Finally, don’t make it any more difficult for your audience to put your name to your brand than it needs to be. Manage this by creating rules and guidelines that ensure that in any given context – direct mail, poster, TV, print collateral etc – there is no room for confusion as to who the brand is. But also be careful not to restrict the potential for creativity. With an informed and well-crafted brand identity it’s perfectly possible to strike an effective balance.

The brand identity process

So where to start? The answer is not with a layout pad.

Remember brand identity is the expression of your brand. So, creating a brand identity process should start with absolute clarity around what your brand stands.

Whether that manifests as a classic positioning statement, a set of strategic imperatives, or something similarly simple and focused, it’s the foundation to creating an effective brand identity.

Getting to that point requires a robust process of brand discovery, assimilation and distillation. 

Armed with that clarity, now you can get creative.

Verbal Brand identity

Your brand voice – what you say and how you say it – is a huge and often overlooked aspect of brand identity that’s fundamental to driving brand distinctiveness and building awareness. Brand languages play as great a role, sometimes a greater one, as visual identity in helping brands stand out.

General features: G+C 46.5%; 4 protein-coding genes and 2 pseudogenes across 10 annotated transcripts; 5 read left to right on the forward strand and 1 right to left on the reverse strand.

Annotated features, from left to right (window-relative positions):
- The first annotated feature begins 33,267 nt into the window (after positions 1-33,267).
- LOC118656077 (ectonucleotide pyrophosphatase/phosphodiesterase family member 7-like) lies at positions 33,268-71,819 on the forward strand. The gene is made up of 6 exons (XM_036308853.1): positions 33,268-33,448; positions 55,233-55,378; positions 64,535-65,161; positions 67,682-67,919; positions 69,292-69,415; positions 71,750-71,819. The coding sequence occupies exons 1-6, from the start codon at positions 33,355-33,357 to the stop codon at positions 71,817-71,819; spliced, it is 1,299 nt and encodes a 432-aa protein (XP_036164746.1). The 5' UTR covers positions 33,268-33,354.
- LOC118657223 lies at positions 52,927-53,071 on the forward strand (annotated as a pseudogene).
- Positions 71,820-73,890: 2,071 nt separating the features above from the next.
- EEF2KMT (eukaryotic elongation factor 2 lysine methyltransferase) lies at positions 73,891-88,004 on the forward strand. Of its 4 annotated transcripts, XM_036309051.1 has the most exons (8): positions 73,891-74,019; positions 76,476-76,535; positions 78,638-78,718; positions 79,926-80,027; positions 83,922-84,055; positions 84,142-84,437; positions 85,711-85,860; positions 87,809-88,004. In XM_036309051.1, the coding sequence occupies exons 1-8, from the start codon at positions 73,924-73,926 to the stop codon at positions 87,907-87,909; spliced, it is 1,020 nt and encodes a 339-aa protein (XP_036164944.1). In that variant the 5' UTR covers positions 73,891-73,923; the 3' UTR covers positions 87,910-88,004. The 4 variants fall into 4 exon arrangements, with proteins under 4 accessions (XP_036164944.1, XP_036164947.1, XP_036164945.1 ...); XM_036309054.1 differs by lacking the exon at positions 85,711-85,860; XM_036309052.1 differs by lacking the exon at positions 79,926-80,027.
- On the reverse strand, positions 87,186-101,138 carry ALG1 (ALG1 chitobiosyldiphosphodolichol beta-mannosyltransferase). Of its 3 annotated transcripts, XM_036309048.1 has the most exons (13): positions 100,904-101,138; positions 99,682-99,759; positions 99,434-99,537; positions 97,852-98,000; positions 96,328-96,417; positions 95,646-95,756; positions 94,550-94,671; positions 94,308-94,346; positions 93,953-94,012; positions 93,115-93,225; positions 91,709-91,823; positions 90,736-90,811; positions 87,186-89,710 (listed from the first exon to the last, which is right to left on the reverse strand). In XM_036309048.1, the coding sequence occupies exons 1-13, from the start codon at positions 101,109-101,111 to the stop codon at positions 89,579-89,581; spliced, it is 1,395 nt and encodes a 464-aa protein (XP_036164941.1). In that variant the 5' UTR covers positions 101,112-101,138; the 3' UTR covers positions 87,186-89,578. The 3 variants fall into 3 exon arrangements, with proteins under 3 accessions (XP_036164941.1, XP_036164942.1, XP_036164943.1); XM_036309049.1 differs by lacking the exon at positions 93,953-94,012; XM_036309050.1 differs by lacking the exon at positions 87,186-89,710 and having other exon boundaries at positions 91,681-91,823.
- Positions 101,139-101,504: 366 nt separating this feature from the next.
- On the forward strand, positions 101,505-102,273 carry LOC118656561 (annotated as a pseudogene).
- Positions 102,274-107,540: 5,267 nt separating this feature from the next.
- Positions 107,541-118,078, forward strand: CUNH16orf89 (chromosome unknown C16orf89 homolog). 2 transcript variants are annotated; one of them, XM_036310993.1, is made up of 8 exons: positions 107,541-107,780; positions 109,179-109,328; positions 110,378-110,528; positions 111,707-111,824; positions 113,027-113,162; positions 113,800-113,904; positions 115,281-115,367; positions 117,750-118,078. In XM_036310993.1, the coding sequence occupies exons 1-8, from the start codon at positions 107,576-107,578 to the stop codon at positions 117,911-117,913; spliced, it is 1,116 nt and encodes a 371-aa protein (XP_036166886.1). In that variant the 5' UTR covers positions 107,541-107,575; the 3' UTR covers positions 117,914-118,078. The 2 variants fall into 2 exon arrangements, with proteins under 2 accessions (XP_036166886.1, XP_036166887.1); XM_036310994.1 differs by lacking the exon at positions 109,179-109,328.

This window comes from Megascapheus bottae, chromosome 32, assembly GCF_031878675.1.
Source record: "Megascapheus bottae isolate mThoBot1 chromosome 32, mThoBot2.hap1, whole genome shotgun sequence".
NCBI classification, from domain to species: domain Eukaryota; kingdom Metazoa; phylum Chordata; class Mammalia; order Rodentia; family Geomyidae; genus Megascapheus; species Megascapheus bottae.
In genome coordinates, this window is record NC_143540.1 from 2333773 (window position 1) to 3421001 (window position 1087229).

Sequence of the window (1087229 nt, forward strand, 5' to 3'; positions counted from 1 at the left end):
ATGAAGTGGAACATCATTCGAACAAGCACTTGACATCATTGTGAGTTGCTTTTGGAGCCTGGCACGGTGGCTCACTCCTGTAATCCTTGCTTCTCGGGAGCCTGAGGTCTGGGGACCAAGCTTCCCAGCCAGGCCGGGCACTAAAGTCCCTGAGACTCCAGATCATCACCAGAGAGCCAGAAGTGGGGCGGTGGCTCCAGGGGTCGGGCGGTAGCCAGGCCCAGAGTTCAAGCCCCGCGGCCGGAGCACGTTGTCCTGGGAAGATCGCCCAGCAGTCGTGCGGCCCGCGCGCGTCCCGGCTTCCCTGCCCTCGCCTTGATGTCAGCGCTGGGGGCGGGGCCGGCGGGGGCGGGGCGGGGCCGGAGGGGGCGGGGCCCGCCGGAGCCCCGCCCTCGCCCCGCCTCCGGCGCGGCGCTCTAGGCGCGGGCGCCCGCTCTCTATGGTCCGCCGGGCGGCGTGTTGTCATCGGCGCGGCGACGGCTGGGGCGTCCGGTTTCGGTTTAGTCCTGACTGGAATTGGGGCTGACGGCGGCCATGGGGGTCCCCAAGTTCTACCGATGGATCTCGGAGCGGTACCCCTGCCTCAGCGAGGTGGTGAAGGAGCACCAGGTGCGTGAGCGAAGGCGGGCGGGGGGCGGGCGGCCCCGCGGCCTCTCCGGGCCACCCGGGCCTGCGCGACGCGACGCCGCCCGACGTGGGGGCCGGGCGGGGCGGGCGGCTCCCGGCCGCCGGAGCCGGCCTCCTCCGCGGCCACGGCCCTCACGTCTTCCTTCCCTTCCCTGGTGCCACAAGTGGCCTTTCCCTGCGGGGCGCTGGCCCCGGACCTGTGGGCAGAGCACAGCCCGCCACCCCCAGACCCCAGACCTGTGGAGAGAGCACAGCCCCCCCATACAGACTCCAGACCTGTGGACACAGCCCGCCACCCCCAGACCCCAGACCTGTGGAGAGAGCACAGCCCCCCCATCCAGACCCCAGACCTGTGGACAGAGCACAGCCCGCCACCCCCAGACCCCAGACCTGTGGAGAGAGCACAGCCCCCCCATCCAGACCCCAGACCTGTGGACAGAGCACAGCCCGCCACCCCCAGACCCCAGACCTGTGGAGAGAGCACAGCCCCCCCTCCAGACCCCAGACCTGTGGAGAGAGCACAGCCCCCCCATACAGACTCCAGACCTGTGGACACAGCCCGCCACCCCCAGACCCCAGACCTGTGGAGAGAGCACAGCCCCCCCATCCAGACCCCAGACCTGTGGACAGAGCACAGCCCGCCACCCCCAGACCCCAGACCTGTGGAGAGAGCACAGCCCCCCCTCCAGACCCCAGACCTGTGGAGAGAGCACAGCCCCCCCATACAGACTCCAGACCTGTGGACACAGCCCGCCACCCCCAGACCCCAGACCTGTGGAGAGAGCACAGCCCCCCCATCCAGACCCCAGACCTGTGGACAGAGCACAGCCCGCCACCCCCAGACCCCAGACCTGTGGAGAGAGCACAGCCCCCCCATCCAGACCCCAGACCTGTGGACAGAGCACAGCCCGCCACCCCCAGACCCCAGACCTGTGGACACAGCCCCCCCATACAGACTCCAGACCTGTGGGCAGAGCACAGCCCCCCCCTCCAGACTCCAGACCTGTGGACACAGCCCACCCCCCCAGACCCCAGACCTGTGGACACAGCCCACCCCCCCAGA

A considered verbal identity platform (brought together in a comprehensive set of verbal identity guidelines) will enable anyone writing and talking on behalf of your brand to do so confidently, clearly and consistently. 

From brand names that capture the essence of your organisation, and straplines that tell your story in just a few words, to concise and inspiring narratives, practical message houses, and a well defined tone of voice, your verbal identity presents a huge opportunity to cut through the noise and be heard above your competitors.

Visual identity

Working alongside and amplifying the effectiveness of verbal identity, your visual branding should reflect and reinforce your positioning, communicating through distinctive assets (or brand ‘codes’) who you are and what you stand for. 

Brand design creative elements typically include your logo or brand mark, colour, type and typography, imagery, iconography. Collectively as a system, and individually, these elements present a valuable opportunity to say something about your brand, create associations and influence perceptions.